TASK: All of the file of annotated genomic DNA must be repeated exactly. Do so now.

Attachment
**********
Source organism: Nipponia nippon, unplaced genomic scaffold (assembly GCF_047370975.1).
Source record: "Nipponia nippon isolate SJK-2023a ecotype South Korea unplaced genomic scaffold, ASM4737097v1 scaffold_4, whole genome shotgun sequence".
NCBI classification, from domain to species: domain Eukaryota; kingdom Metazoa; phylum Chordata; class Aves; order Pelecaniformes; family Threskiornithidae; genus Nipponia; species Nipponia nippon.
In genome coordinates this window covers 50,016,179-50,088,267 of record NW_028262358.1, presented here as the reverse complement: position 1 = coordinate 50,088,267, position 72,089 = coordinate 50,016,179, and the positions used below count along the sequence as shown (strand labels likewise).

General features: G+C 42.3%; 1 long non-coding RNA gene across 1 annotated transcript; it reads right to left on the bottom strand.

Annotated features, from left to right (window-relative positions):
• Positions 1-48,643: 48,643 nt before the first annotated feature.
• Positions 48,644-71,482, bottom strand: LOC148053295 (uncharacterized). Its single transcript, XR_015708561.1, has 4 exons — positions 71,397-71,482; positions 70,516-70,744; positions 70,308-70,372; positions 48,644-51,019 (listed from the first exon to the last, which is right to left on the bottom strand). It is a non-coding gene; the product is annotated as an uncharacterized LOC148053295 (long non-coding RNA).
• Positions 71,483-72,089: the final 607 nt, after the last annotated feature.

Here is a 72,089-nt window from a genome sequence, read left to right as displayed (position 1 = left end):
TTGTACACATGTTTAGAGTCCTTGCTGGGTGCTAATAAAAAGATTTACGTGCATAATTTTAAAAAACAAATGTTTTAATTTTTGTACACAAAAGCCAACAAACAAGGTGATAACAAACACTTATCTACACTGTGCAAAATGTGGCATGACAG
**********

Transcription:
Source organism: Nipponia nippon, unplaced genomic scaffold (assembly GCF_047370975.1).
Source record: "Nipponia nippon isolate SJK-2023a ecotype South Korea unplaced genomic scaffold, ASM4737097v1 scaffold_4, whole genome shotgun sequence".
NCBI classification, from domain to species: domain Eukaryota; kingdom Metazoa; phylum Chordata; class Aves; order Pelecaniformes; family Threskiornithidae; genus Nipponia; species Nipponia nippon.
In genome coordinates this window covers 50,016,179-50,088,267 of record NW_028262358.1, presented here as the reverse complement: position 1 = coordinate 50,088,267, position 72,089 = coordinate 50,016,179, and the positions used below count along the sequence as shown (strand labels likewise).

General features: G+C 42.3%; 1 long non-coding RNA gene across 1 annotated transcript; it reads right to left on the bottom strand.

Annotated features, from left to right (window-relative positions):
• Positions 1-48,643: 48,643 nt before the first annotated feature.
• Positions 48,644-71,482, bottom strand: LOC148053295 (uncharacterized). Its single transcript, XR_015708561.1, has 4 exons — positions 71,397-71,482; positions 70,516-70,744; positions 70,308-70,372; positions 48,644-51,019 (listed from the first exon to the last, which is right to left on the bottom strand). It is a non-coding gene; the product is annotated as an uncharacterized LOC148053295 (long non-coding RNA).
• Positions 71,483-72,089: the final 607 nt, after the last annotated feature.

Here is a 72,089-nt window from a genome sequence, read left to right as displayed (position 1 = left end):
TTGTACACATGTTTAGAGTCCTTGCTGGGTGCTAATAAAAAGATTTACGTGCATAATTTTAAAAAACAAATGTTTTAATTTTTGTACACAAAAGCCAACAAACAAGGTGATAACAAACACTTATCTACACTGTGCAAAATGTGGCATGACAG